As an adult reader who’s read Robert Parker’s Spenser novels,  I felt echoes of Spenser throughout:  Nickel’s wiseguy dialogue, his willingness to take on what seems like lost cases for free, and his stance that you stand up for what’s right even at personal cost.  The hardboiled language is jarring, since I don’t expect any twelve year old to talk like that, and Nickel doesn’t seem to have reservations about doing things that are unethical  (like actively helping counterfeiters and selling pot) but if Spenser raised a kid, one with technological savvy, violent tendencies, and  a survivor’s mentality,  that kid might turn out something like Nickel.  Teens who read Nickel Plated probably won’t pick up on this- they’ll just be caught up in the gripping story, the environment he’s created (he has a serious weapons cache and knows how to use it), and the curious relationships he has with the adults in his life. They may also identify with the struggle to fit in and protect that hard shell, even when you’ve chosen to step outside the mainstream.

 Nickel Plated gets into dark territory.  Child pornography, chatting up pedophiles, kidnapping and selling children… these are really stomach-turning, and it’s difficult to read. Davis leaves quite a bit unsaid- we can guess, but don’t know for sure, exactly what happened with Nickel before he finally escaped foster care, because he’s never able to fully talk about it. And there is no real happy ending.  While it can be awfully hard to sympathize with Nickel, readers will feel their hearts break with him.  Unusual, thought-provoking, and horrifying at times, Nickel Plated is a sharp contrast to much of the fluff in the YA market today.  The author, Aric Davis, will be an attraction as well- he is a piercing artist and punk rocker.  That combination alone ought to pull in some recalcitrant readers. Highly recommended.

Contains: Violence, implied child pornography, references to pedophilia, references to masturbation, child selling

Review by Kirsten Kowalewski



Lockdown: Escape from Furnace by Alexander Gordon Smith

Square Fish, 2009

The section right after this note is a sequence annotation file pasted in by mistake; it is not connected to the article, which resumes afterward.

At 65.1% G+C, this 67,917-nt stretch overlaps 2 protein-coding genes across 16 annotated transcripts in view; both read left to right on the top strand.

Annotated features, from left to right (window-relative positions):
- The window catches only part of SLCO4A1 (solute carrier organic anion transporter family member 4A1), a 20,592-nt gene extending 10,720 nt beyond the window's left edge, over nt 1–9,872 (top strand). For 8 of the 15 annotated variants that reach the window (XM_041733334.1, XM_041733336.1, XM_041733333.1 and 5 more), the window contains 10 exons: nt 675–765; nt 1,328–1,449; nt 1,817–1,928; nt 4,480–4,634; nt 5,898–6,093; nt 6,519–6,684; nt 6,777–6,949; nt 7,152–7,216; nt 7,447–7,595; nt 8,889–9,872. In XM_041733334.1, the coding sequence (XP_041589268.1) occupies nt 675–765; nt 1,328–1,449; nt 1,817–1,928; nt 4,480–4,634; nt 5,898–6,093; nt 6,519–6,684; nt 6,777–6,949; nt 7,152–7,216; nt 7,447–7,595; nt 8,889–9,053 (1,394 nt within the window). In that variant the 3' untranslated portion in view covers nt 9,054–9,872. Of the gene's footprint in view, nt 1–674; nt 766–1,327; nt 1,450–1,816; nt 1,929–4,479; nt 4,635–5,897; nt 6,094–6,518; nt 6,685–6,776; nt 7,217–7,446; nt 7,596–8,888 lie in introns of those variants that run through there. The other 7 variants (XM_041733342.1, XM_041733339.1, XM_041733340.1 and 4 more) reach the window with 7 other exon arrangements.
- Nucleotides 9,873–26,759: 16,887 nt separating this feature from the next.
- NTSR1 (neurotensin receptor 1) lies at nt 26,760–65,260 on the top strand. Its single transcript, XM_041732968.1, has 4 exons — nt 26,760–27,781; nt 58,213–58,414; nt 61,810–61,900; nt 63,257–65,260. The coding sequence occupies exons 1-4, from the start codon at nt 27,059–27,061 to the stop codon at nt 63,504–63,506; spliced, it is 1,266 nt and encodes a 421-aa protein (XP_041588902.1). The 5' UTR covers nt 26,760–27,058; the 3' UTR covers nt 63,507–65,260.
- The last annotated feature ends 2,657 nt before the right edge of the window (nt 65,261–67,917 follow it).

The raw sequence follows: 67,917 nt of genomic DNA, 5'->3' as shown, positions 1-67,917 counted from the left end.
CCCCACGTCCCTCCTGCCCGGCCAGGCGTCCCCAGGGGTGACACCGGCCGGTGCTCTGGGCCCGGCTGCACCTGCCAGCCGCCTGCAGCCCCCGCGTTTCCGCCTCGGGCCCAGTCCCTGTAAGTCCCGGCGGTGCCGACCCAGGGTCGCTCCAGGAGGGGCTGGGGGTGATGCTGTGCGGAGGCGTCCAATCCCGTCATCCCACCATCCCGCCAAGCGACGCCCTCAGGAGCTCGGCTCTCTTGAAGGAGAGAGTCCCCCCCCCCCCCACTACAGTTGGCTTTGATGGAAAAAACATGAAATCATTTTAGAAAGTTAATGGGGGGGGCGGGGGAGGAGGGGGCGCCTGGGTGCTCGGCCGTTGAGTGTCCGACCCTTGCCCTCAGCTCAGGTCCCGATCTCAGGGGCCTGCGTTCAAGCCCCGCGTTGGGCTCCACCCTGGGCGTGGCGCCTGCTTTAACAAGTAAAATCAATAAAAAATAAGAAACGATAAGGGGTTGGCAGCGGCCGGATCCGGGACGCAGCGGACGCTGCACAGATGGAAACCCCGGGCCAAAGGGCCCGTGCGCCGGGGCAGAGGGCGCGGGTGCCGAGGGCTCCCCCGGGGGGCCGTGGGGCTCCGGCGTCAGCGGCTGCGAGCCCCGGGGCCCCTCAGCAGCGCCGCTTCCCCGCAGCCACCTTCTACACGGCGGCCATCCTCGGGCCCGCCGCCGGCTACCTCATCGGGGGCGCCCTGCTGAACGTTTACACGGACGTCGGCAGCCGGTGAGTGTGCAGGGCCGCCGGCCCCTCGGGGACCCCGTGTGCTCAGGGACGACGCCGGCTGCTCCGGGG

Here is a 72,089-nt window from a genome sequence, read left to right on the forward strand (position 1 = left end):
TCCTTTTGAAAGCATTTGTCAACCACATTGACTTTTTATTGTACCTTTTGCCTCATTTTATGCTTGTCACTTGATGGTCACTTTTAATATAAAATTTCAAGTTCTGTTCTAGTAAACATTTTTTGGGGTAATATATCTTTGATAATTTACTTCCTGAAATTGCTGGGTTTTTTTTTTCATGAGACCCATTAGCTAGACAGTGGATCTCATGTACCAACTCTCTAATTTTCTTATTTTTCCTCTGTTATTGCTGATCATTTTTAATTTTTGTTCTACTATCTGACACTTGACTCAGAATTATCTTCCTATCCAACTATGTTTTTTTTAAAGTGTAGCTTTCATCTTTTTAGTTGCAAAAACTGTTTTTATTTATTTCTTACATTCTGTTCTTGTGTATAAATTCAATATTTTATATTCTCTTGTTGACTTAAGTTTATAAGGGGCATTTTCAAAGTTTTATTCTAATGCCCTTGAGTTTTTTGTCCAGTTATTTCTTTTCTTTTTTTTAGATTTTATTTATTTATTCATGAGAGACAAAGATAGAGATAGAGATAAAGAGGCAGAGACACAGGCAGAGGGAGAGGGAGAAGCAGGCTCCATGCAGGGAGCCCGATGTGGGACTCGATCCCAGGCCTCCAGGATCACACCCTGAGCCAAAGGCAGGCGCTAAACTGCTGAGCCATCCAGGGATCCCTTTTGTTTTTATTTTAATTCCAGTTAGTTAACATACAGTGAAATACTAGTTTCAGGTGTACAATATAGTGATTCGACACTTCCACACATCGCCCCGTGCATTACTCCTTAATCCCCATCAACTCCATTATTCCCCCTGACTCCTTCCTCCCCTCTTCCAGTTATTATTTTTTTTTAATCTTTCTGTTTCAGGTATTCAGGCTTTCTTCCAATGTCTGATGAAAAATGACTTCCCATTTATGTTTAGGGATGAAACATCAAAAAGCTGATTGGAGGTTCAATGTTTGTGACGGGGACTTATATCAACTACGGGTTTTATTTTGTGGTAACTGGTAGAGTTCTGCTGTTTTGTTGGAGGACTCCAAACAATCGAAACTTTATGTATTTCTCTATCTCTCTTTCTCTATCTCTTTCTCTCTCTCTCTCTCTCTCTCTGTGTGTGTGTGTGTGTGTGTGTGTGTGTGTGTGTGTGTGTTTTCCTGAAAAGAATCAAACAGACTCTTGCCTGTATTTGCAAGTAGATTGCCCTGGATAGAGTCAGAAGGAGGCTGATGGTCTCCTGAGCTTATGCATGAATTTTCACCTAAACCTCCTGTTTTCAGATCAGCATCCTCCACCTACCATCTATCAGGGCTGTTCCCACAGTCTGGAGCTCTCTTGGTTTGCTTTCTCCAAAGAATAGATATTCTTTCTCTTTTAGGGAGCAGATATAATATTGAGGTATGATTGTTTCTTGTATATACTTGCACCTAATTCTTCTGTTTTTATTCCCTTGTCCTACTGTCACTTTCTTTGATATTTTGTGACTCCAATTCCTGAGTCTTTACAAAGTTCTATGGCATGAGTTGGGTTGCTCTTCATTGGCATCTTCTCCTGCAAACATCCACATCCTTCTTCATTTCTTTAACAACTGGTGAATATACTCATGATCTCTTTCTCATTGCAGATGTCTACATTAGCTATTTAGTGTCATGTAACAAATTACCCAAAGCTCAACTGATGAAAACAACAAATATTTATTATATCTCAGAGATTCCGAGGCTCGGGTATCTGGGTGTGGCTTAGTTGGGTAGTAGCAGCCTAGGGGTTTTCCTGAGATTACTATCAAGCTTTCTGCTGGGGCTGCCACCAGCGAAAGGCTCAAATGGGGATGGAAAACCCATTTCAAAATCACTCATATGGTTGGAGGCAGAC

ISBN: 978-0312611934

Available New, Used, and E-Book

               Alexander Gordon Smith is still relatively new to the states. He and his brother Jamie Webb have enjoyed moderate success in the U.K. with their Inventors series, and his current Young Adult series, Escape from Furnace, is slowly being released in the United States, starting with the novel Lockdown.

               Alex Sawyer, the protagonist, is not a good kid: he is a thief and a bully, and while he is not psychotic he seems destined for a life of crime. Then, inexplicably, he is framed for murder and sentenced to life without parole in Furnace Penitentiary, a subterranean nightmare that was created after a summer of youth violence some years before. On the bus ride to the prison other juveniles claim innocence, as well, and this realization exposes the tip of a great conspiratorial iceberg that slowly reveals itself—gruesome secrets that affect all of the prisoners of the institution. Once Alex is at Furnace for a period of time, an alliance is formed to escape from the penitentiary, though exposure or capture could be much worse than incarceration itself.

This is a violent book—there are gangs, fights, and demonic creatures that regularly maim and kill characters in the story. To my relief, however, this novel never crossed the line into “inappropriate;” specifically, there is not a hint of sexual impropriety (i.e. sodomy), swearing, or over-the-top gory scenes. (For example, after a character is killed by a monster, it is only said that the creature “went to work on the corpse.”) I think this demonstrates a respect Smith has for the young adult reader: he trusts adolescents can handle tough scenes, and yet he understands when a writer should refrain.

The characters are realistic and well-written. (Except maybe Donovan, Alex’s cellmate, only because I would expect a kid who has been in Furnace for five years to be a lot more damaged.) Though other reviewers on different sites complained that the pace was too slow, I found it to be acceptable. In fact, part of this novel’s appeal is the empathy that the reader gains for the main characters, which usually takes some rumination and careful story development. I think Lockdown’s finest quality, though, is that even as terrible as Furnace is, there is a tiny thread of hope throughout the story. I think this will appeal to young readers; they will press on to see if it all works out.